Notebooks of Paul Brunton > Category 22: Inspiration and the Overself > Chapter 1: Intuition the Beginning
Intuition the Beginning
The spiritual nature can only be discovered spiritually--not intellectually, not emotionally, and certainly not physically. Such a spiritual discovery can only be attained intuitively.
The mystery into which we have been born is not penetrable by weaving fancy or logical intellect. But intuition, if we are patient enough and willing enough to follow it, can lead us into an overwhelming experience where we discover that IT is there, always there.
It is not through any intellectual process of reasoning from premise to conclusion that we come to know we exist, but through an immediate and spontaneous intuition.
Intuition moves thought and penetrates feeling, so that it is often mistaken for them. Yet its true nature is something other than both theirs.
Intuition is the mind's inner light.
Where ego merely believes, intuition definitely knows.
There is an intermediate entity, compounded of the ego's best part and the point of contact with the Overself. Call it the higher mind, the conscience, or the intellectual intuition, if you wish.
The discovery of its presence makes possible a form of communication between person and Overself which is passive, not active. That is, he is directed guided or corrected in and through his human faculties, intuitively. The person acts, does, thinks, speaks, and decides as if he were doing so completely alone. But he is not: he is responding to the Overself, to the effects of its presence, now unhindered by his ego.
Whether we call an intuition a "thought-feeling" or an "emotive thought," it is still something that is deeper than thinking, different from ordinary feelings.
There is a sacred oracle within, to which the problems of life and living can be carried in our calmer moments. Its laconic answers may or may not need interpretation.
In this matter we mistake the common type for the normal type. The mystically minded person is not usually met with, but he is nearer true normality than the materially minded one. For one part of his human psyche--the intuitive--is at least functioning, whereas it is "dead" in the other man.
There is a faculty in man which knows truth when it sees it, which needs no argument, reflection, or cogitation to attest or prove what it knows.
There is another way of knowing beside the ordinary way, through the channels of eyes or thoughts, a way which can be found only by quietening the mind and stilling the emotions.
Here is this wonderful potency in man lying largely unused, this faculty of intuition that links him with a higher order of being.
However arguable his theories may be, the scientific facts which Freud produced are less debatable. And he must be praised for having included among them the important fact that highly complicated mental acts are sometimes performed unconsciously. An immense accumulation of facts and experiences is contained within the deeper level of the mind as in a storehouse upon which we may unknowingly draw. The possibility--nay, the certainty--of intuition becomes perfectly explicable when the existence of this deeper level is accepted. The successful transference of any of these facts or any lessons of these experiences from the hidden to the conscious region constitutes one particular form of what we call an intuition.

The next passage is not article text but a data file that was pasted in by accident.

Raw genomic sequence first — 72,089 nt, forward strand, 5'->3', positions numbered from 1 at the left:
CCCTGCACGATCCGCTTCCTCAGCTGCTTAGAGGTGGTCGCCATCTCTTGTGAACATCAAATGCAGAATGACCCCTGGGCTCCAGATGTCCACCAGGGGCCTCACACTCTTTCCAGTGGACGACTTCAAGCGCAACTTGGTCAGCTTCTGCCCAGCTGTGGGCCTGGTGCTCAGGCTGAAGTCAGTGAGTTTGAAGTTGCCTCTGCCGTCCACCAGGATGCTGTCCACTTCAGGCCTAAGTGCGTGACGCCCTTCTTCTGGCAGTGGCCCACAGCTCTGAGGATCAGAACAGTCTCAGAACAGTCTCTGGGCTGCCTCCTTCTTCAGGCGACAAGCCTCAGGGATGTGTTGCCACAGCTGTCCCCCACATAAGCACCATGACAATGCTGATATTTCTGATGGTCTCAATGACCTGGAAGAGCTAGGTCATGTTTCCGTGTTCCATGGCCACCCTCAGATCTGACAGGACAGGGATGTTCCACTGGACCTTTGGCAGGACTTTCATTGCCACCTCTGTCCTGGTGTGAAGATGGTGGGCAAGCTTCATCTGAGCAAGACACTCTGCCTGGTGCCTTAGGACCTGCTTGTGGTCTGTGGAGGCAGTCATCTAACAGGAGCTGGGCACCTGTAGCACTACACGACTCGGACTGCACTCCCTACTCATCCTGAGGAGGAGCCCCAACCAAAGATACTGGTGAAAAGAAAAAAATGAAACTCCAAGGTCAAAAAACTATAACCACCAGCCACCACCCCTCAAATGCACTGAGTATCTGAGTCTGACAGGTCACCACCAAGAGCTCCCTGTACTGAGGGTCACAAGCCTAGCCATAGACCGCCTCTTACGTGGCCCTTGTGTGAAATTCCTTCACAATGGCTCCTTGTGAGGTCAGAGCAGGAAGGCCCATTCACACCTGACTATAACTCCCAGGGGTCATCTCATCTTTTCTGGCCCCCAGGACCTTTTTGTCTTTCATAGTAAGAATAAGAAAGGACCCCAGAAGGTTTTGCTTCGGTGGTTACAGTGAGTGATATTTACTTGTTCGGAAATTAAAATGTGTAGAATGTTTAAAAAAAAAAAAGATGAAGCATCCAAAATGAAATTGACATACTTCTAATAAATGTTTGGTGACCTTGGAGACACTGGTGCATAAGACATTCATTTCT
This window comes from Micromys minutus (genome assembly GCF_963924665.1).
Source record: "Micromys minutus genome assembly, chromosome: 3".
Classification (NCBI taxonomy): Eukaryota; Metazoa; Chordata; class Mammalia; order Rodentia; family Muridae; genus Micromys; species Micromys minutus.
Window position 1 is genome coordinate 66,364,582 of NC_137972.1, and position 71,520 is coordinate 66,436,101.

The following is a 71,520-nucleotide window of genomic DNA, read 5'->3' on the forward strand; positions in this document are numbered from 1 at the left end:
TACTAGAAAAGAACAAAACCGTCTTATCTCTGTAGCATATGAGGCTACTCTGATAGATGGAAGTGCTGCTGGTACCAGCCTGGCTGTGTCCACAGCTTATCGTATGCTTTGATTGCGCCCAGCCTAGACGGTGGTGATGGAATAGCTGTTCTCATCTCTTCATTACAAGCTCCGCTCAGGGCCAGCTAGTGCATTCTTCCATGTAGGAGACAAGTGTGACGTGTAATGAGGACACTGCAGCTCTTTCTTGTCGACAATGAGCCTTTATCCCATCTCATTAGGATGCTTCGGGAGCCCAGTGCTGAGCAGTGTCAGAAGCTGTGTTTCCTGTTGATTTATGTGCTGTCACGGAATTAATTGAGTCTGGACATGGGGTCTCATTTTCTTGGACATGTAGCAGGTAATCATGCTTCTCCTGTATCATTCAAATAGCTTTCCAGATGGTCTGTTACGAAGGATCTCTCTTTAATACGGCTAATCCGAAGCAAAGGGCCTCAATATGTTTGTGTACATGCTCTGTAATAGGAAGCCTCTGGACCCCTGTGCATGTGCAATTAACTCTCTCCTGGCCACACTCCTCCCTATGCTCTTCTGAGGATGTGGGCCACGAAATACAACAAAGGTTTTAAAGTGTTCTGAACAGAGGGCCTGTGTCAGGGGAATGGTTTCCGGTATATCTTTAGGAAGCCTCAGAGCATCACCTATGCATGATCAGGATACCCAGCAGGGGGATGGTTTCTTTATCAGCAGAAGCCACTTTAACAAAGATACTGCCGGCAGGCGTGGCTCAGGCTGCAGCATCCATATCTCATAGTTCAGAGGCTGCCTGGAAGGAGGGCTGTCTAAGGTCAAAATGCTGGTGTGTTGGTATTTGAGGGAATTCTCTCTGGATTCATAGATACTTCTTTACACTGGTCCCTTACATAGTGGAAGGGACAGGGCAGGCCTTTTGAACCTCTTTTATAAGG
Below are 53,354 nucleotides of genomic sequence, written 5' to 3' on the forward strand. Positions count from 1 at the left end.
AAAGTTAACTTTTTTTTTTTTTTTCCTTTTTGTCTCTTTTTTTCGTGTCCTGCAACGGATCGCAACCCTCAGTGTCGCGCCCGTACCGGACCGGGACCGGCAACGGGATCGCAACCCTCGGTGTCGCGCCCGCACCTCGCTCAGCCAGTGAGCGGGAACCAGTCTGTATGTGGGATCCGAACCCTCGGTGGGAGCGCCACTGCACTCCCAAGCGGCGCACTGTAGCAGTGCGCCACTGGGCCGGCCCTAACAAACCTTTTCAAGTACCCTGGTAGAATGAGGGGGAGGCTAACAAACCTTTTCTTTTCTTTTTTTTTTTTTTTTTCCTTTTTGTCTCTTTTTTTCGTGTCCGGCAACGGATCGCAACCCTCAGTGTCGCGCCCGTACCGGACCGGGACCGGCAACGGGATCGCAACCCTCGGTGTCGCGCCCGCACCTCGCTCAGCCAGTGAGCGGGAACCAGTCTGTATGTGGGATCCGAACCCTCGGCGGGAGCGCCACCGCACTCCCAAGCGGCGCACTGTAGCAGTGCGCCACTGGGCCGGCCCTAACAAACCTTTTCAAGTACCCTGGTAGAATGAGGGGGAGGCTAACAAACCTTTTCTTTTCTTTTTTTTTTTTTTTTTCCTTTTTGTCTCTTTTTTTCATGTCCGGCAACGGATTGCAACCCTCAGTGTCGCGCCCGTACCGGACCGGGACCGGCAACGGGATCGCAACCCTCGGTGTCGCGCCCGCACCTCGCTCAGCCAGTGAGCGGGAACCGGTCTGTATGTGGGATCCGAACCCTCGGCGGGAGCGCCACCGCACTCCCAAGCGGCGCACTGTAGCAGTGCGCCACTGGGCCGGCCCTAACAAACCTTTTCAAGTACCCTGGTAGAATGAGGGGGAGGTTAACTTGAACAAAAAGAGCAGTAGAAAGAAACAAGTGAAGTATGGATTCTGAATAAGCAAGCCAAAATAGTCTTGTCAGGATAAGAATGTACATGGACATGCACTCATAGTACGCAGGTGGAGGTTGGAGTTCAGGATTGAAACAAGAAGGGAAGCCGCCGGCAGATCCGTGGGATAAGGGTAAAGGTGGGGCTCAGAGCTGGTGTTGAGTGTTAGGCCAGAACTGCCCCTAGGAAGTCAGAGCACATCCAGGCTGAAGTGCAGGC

The need for advancing individuals is to go beyond the intellect, to draw from the intuition or to find inspiration.
How many minds have pondered over life and searched for its meaning, only to feel baffled in the end, and held back by their own limitations? For although the active intellect naturally asks such questions, only the intuition can answer them adequately. But the latter is the least cultivated of all our faculties and the most torpid, and this is why we have no access to the answers, and why the questions remain troublesome or even torturing.
The same mind which men use to understand that two added to three totals five cannot be used to understand that he who loses himself finds himself.
The messages which come to the human race from the kingdom of heaven, mercifully come through different channels of its psyche. The Word may be received in abstract mental activity as well as utter mental stillness, in passive aesthetic appreciation as well as active creation.
The intuition is a mystical faculty, whose messages may dawn slowly on the conscious mind or emerge into it suddenly.
These intuitive feelings tell us that a deeper kind of Being is at the base of our ordinary consciousness.
It is almost impossible to put into thoughts that which is above thoughts. But hints, suggestions, and symbols may render some service. Only intuition, which comes up by itself, can come closer still to the truth and deliver what is more like it.
If intellect fails to touch Reality, what can? The answer is intuition and inspiration.
That intuition is often mistaken for insight reveals one of the defects of mysticism. There are some who even question the validity of all insight, and, indeed, this is a sensible question to raise. The whole problem needs threshing out in a paper on the subject. Meanwhile, I must remind those who were troubled by what was written in the appendix to The Hidden Teaching Beyond Yoga that insight is not concerned with mundane matters, but only with what is beyond our time-space dimensions. Quite obviously, no one has the right to apply such a term to views concerning such matters as intellectual theology or physical diet. Intuition can, however, deal with these quite effectively--when it is, itself, checked by reason.